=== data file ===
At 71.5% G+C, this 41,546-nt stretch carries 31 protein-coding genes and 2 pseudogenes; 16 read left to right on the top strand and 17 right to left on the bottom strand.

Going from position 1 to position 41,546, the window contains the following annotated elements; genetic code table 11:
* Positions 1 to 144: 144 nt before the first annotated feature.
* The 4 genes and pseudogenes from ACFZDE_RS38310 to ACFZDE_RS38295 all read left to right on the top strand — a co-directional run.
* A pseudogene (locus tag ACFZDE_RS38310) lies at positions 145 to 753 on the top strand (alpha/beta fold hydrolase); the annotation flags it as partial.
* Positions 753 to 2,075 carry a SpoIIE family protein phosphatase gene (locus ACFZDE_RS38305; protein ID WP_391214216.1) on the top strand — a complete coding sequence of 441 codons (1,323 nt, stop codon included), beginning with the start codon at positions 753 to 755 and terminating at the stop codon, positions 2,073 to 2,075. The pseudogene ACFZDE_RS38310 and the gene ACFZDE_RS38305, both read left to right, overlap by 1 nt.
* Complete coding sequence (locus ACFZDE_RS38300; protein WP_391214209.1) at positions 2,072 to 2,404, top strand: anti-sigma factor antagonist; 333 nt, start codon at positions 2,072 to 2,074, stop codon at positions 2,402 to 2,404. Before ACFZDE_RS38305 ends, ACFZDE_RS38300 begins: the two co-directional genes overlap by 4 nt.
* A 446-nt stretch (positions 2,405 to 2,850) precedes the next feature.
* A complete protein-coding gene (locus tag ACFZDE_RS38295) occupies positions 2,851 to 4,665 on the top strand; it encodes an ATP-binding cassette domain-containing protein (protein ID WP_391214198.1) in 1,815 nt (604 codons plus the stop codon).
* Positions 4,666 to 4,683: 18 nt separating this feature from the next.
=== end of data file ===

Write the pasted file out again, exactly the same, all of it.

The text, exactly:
At 71.5% G+C, this 41,546-nt stretch carries 31 protein-coding genes and 2 pseudogenes; 16 read left to right on the top strand and 17 right to left on the bottom strand.

Going from position 1 to position 41,546, the window contains the following annotated elements; genetic code table 11:
* Positions 1 to 144: 144 nt before the first annotated feature.
* The 4 genes and pseudogenes from ACFZDE_RS38310 to ACFZDE_RS38295 all read left to right on the top strand — a co-directional run.
* A pseudogene (locus tag ACFZDE_RS38310) lies at positions 145 to 753 on the top strand (alpha/beta fold hydrolase); the annotation flags it as partial.
* Positions 753 to 2,075 carry a SpoIIE family protein phosphatase gene (locus ACFZDE_RS38305; protein ID WP_391214216.1) on the top strand — a complete coding sequence of 441 codons (1,323 nt, stop codon included), beginning with the start codon at positions 753 to 755 and terminating at the stop codon, positions 2,073 to 2,075. The pseudogene ACFZDE_RS38310 and the gene ACFZDE_RS38305, both read left to right, overlap by 1 nt.
* Complete coding sequence (locus ACFZDE_RS38300; protein WP_391214209.1) at positions 2,072 to 2,404, top strand: anti-sigma factor antagonist; 333 nt, start codon at positions 2,072 to 2,074, stop codon at positions 2,402 to 2,404. Before ACFZDE_RS38305 ends, ACFZDE_RS38300 begins: the two co-directional genes overlap by 4 nt.
* A 446-nt stretch (positions 2,405 to 2,850) precedes the next feature.
* A complete protein-coding gene (locus tag ACFZDE_RS38295) occupies positions 2,851 to 4,665 on the top strand; it encodes an ATP-binding cassette domain-containing protein (protein ID WP_391214198.1) in 1,815 nt (604 codons plus the stop codon).
* Positions 4,666 to 4,683: 18 nt separating this feature from the next.